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Press Release

30 Apr 2024

Eastern Europe & Central Asia emerges as new hotspot for transition minerals – but extraction in the region is plagued by abuses

As the Western world turns away from dependence on Russia and China, new data raises concerns about transition mineral mining and processing in EECA countries.

Previously neglected in global analyses of transition minerals, Eastern Europe and Central Asia (EECA) region is becoming a new hotspot for transition mineral extraction and supply – primarily due to abundant reserves of these minerals now critical to a fast transition to clean energy. However, a new report published today (30 April 2024) revealed more than 400 allegations of abuse were linked to the development, extraction and processing of 20 transition minerals in the region between 2019 and 2023 – with workers and communities the most affected. 

Published by the Business & Human Rights Resource Centre, the report looks at the human rights and environmental abuses linked to transition minerals in the EECA region and points to a total of 421 allegations of abuse across 16 countries: Albania, Armenia, Azerbaijan, Bosnia & Herzegovina, Bulgaria, Georgia, Kazakhstan, Kosovo, Kyrgyzstan, North Macedonia, Montenegro, Russia, Serbia, Tajikistan, Ukraine and Uzbekistan. The research points to the urgent need for significant changes in the EECA mining sector if countries are to achieve a fast and fair energy transition.

Key findings from the research included: 

  • Russia was the country associated with the highest number of allegations of abuse (112). This was followed by Armenia (51), Ukraine (47), Georgia (36) and Kazakhstan (35).
  • Copper was the mineral associated with the highest number (151) of allegations of abuse, which constituted 36% of all allegations. It was followed by zinc (102), silver (97), lead (88) and iron (45).
  • Those most affected by allegations of abuse were workers (185 allegations) and communities (178 allegations).
  • Occupational health and safety violations was the top human rights impact associated with transition mineral mining in the region, accounting for 64% of all impacts on workers.
  • Workplace deaths were associated with 28% of allegations impacting workers, with 52 recorded allegations, while workplace injuries (18%) were also a major concern.
  • Labour rights issues were also a concerning impact (20%), which included, among other issues, unpaid and underpaid wages, access to information about terms of work contracts, workplace discrimination, long working hours and violations of freedom of association.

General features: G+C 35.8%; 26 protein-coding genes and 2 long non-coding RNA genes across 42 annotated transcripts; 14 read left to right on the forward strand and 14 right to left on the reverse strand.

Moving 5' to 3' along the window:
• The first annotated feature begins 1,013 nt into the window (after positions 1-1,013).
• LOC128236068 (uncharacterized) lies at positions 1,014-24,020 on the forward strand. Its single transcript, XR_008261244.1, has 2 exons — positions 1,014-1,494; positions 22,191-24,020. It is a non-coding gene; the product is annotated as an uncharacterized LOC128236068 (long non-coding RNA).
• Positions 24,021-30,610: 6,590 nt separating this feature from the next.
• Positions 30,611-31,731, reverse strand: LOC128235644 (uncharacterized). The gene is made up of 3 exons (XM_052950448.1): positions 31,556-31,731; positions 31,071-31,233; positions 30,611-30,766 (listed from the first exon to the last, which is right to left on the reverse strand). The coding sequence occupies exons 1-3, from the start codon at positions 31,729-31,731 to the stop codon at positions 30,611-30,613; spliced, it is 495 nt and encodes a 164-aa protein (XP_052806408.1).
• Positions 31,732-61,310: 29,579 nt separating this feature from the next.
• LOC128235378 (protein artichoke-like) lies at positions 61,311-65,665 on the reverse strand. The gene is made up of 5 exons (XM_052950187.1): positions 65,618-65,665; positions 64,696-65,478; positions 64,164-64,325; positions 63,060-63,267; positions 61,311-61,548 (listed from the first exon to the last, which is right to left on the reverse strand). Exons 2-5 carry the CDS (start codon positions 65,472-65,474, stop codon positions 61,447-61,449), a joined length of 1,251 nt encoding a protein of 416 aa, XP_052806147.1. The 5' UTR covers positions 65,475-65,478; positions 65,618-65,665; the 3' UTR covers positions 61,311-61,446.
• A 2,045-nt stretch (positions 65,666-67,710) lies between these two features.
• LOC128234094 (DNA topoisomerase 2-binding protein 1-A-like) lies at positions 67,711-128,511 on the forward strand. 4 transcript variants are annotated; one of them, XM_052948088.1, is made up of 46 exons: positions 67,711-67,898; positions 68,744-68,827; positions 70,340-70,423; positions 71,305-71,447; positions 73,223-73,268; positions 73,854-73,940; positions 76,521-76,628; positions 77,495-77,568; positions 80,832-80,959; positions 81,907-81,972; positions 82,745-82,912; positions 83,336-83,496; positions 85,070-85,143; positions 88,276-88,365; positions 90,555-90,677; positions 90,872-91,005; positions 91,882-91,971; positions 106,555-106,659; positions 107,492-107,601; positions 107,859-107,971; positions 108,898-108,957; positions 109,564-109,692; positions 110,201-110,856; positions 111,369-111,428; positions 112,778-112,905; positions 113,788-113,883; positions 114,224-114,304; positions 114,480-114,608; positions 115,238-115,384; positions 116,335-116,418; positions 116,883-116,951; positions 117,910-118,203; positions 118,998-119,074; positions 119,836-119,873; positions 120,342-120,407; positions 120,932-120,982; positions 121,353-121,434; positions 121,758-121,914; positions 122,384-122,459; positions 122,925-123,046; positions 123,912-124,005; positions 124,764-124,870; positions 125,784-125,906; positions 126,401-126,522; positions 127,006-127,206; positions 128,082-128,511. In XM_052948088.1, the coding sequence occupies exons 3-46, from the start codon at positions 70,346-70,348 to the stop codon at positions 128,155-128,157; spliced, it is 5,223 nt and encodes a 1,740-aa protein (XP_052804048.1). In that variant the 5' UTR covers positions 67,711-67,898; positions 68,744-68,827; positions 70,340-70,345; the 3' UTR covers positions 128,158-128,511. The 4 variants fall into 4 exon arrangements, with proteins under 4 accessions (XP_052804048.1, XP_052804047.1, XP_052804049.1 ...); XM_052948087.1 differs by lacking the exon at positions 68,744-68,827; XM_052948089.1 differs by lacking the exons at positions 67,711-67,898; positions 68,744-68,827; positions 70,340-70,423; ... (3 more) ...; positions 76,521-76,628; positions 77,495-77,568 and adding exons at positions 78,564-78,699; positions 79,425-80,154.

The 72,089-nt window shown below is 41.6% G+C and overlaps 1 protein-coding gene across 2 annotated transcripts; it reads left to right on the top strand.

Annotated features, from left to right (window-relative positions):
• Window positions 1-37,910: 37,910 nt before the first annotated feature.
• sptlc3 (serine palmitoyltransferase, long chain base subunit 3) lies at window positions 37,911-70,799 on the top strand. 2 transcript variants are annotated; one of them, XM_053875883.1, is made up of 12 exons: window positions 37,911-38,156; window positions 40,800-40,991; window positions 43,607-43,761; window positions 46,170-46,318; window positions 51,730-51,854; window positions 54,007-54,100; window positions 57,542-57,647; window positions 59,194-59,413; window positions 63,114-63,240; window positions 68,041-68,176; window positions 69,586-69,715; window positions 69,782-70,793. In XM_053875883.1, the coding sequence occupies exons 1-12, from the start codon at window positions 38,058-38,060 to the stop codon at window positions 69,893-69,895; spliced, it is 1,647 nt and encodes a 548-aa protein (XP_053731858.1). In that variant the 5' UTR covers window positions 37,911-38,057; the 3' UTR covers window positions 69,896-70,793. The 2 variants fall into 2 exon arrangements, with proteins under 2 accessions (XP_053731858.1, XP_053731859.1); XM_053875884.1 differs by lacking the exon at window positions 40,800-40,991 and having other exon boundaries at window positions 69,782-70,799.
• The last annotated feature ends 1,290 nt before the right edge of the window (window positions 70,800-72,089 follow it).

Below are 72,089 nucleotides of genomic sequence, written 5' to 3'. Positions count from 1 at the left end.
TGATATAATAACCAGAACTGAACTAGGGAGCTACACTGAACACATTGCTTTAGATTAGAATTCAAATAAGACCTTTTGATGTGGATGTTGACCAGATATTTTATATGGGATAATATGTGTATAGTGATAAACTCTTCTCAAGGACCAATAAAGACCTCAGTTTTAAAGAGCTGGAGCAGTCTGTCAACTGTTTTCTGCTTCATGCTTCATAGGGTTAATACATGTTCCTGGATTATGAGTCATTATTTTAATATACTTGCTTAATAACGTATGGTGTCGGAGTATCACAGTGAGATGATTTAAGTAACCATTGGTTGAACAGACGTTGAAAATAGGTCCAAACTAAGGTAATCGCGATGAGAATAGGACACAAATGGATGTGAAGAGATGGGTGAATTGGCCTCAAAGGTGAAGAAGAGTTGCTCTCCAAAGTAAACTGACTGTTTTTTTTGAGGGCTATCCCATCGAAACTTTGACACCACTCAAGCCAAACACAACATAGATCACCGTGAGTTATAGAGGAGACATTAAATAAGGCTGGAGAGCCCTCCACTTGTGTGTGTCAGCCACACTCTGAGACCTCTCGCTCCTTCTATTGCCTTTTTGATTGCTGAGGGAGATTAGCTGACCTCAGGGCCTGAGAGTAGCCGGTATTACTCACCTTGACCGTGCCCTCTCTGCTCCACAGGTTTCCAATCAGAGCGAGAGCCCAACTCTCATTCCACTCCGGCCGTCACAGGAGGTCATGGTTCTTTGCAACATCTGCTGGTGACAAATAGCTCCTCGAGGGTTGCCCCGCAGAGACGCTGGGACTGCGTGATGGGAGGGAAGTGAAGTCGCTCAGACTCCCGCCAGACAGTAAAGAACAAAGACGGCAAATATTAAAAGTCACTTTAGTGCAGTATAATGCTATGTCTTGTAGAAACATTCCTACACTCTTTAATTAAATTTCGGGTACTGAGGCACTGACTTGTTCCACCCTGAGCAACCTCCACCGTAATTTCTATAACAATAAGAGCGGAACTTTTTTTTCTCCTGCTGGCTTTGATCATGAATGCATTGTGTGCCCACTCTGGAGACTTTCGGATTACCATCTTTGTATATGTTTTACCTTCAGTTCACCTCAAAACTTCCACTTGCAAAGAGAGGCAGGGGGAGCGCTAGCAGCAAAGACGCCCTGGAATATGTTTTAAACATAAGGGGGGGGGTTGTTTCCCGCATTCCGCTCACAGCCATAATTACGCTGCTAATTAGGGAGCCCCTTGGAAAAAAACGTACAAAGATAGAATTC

• Communities were mostly affected by environmental impacts. Water pollution accounted for 29% of all impacts on communities, closely followed by air pollution (27%) and soil pollution (22%).
  • Eight out of the top 10 companies with the highest numbers of allegations are owned by oligarchs.

The demand for transition minerals from this region is being further driven by major consumers in the EU, who are dependent on other countries to obtain transition minerals necessary to meet their climate goals. With the EU’s demand estimated to increase, the region is looking to overcome its dependence on China and Russia by seeking sustainable supply from other countries. The EU has already signed strategic partnerships with two countries in the EECA region (Ukraine and Kazakhstan), as well as initiated negotiations on a strategic partnership with Uzbekistan. Given the vast reserves of transition minerals in other EECA countries, more partnership agreements are expected to be signed in the region soon.

However, concerns have already been raised about issues relating to these partnerships – including lack of transparency and consultation with local communities and NGOs, as well as insufficient human rights protection safeguards and responsible business conduct requirements.

Ella Skybenko, Senior Researcher for Eastern Europe and Central Asia, Business & Human Rights Resource Centre: “While we can all agree the rapid transition to clean energy is essential for the survival of our planet, it is extremely concerning to see this happening at the cost of further harm to human rights and the environment. Our research exposes the scale and severity of human rights abuses and environmental damage caused by mining and processing transition minerals in EECA. The companies responsible for this must no longer be able to enjoy impunity.

“A just transition to clean energy must centre on three core principles: shared prosperity, human rights and social protection, and fair negotiations. Disappointingly, in the EECA region, all three of these principles are currently missing when it comes to transition minerals project development, extraction and processing. There is an urgent need to transform existing business models in the EECA extractive sector if we are to ensure the transition to clean energy is just and sustainable – and does not come at the expense of people and the environment.”

// ENDS 

Notes to editors: 

  • Business & Human Rights Resource Centre (BHRRC) is an international NGO that tracks the human rights impacts of companies across the globe.
  • This research is based on publicly reported allegations of environmental and human rights abuses related to companies extracting and processing (smelting & refining) transition minerals in the EECA region.
  • The report is available English, Russian and Ukrainian here.

Media contact: Priyanka Mogul, Senior Communications Officer (Media/PR), Business & Human Rights Resource Centre, [email protected]